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Trial opens over India’s ‘biggest corporate fraud’

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The trial opened Tuesday of the former head of leading Indian outsourcing firm Satyam, accused of staging the nation’s biggest corporate fraud in a case dubbed “India’s Enron”.

The declaration by Satyam founder and former chairman B. Ramalinga Raju in January 2009 that he had falsified profits plunged the Indian business world into turmoil.

“The court will likely issue summons to a list of witnesses to be heard,” Raju’s lawyer, Bharat Kumar, told AFP as legal proceedings got under way in the southern city of Hyderabad.

Raju, who faces charges including conspiracy, cheating and forgery, declared in a letter of confession that he had overstated profits for years and inflated the company’s balance sheet by more than a billion dollars.

He later backed down from the confession, but police maintain the letter was a “voluntary disclosure of fraud”.

Raju and nine other senior executives from the company — including his brother B. Rama Raju — were expected to appear in court on Tuesday, his lawyer said.

Special public prosecutor K. Surendra told AFP that paperwork on witnesses and documents being sought from the accused would be processed on Tuesday, with the court set to re-convene on November 8.

The scandal at the Hyderabad-based firm is known as “India’s Enron” after the US energy giant that collapsed in 2001 in the wake of massive false-accounting revelations.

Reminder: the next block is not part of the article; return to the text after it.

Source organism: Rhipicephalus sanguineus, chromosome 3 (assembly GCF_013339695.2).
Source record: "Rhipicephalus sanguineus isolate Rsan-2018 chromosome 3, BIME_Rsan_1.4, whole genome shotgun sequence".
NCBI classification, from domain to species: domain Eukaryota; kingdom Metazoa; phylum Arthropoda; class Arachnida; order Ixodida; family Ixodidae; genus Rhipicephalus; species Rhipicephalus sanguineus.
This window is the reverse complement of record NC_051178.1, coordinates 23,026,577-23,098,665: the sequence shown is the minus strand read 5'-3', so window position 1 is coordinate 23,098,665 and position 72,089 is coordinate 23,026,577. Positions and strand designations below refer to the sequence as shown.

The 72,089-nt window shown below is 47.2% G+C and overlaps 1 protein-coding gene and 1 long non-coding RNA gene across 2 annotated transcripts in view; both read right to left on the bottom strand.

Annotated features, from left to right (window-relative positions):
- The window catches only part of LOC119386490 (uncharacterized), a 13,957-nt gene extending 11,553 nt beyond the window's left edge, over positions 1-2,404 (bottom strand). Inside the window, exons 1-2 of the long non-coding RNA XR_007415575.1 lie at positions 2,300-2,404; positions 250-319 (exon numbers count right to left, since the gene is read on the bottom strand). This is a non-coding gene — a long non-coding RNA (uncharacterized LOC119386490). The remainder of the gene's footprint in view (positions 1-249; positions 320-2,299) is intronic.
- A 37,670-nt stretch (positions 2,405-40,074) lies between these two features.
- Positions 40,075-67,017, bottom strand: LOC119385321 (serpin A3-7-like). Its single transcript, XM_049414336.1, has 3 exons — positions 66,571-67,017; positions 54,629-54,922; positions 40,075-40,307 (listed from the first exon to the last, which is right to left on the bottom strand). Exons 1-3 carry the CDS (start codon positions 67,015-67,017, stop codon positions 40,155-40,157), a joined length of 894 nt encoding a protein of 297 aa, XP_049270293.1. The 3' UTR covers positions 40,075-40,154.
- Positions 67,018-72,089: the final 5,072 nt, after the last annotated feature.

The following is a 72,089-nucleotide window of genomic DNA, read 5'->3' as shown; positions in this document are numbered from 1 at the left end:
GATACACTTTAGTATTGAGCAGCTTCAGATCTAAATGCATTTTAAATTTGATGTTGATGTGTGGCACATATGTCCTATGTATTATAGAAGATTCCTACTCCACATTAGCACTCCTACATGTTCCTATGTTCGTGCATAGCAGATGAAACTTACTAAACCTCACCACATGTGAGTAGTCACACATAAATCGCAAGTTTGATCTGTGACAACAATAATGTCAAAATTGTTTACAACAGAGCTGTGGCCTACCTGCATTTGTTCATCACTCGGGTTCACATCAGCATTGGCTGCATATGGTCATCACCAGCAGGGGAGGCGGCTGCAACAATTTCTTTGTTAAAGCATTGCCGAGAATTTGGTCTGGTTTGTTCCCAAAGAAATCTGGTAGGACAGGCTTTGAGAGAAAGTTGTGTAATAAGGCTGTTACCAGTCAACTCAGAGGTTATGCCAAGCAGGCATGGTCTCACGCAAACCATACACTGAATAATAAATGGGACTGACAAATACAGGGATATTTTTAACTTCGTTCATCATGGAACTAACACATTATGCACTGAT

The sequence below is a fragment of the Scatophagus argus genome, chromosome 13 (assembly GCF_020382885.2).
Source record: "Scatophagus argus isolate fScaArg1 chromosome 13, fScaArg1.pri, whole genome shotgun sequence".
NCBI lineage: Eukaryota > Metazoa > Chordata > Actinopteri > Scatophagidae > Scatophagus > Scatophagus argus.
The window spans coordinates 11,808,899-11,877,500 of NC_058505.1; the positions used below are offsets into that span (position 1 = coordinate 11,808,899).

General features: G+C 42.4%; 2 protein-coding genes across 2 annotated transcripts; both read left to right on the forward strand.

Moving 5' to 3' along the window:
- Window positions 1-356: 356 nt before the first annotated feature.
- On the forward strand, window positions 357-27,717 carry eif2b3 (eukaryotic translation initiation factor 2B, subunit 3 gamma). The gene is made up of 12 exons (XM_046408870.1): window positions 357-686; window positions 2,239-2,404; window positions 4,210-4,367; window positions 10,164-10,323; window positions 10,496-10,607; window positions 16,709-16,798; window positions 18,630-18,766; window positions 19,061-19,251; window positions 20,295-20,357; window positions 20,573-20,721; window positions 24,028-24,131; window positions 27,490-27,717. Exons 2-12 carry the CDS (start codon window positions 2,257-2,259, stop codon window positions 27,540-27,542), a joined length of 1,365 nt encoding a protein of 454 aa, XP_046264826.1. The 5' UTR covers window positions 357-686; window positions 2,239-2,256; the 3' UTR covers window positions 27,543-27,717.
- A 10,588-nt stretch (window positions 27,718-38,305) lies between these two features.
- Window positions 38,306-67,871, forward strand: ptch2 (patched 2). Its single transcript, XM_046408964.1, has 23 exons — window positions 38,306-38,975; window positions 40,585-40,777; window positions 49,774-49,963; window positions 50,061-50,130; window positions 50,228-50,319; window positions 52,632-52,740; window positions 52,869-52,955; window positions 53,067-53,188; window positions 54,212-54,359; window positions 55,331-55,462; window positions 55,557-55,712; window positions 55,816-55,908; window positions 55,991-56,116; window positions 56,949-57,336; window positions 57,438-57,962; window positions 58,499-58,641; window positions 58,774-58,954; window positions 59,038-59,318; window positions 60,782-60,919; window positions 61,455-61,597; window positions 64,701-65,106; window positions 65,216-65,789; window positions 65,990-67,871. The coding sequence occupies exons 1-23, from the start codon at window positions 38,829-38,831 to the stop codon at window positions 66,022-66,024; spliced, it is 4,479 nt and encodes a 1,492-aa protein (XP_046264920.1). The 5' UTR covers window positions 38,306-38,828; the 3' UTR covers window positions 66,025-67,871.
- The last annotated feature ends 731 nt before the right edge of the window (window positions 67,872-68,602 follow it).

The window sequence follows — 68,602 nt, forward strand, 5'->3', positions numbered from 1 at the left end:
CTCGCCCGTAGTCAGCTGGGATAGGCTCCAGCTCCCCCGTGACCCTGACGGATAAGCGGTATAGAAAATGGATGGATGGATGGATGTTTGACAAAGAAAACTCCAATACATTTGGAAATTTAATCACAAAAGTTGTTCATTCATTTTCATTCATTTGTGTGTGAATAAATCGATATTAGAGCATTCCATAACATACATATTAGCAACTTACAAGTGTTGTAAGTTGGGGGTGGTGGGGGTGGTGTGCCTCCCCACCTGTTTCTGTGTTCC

The hearing opened after India’s Supreme Court last week revoked bail granted to Raju on health grounds in August, saying the gravity of the accusations meant the bail order “could not be sustained”.

Raju has been undergoing treatment for hepatitis at a hospital in Hyderabad.

India’s federal investigating agency, the Central Bureau of Investigation (CBI), argued bail should be cancelled because Raju might influence witnesses and tamper with evidence.

The Supreme Court has ordered the lower court to complete the trial of Raju by July 31 next year.

Satyam, ranked as India’s fourth-largest outsourcer by revenue before the scandal, acts as a back office for some of the world’s biggest companies including Nestle, General Electric and General Motors.

Satyam was taken over in April by mid-sized software outsourcer Tech Mahindra, a unit of the tractors-to-holidays conglomerate Mahindra and Mahindra, which paid nearly 600 million dollars for a majority share.

The company, rebranded Mahindra Satyam, announced a loss two months ago of 27.6 million dollars for the fiscal year to March as it reported its first results since the scandal.

“The patient has been revived and is convalescing. But it could be a year or two before the company will be healthy and running again,” Mahindra Satyam chairman Vineet Nayyar said at the time.

Analysts have been divided about Satyam’s future, with some saying the worst is over while others argue it could take a few quarters or even years of uphill struggle to fully emerge from the scandal.

Satyam’s stock plunged more than 90 percent when the scandal broke but recovered when a government-appointed board took charge and later chose Tech Mahindra as the new owners through a bidding process.

Source: AFP

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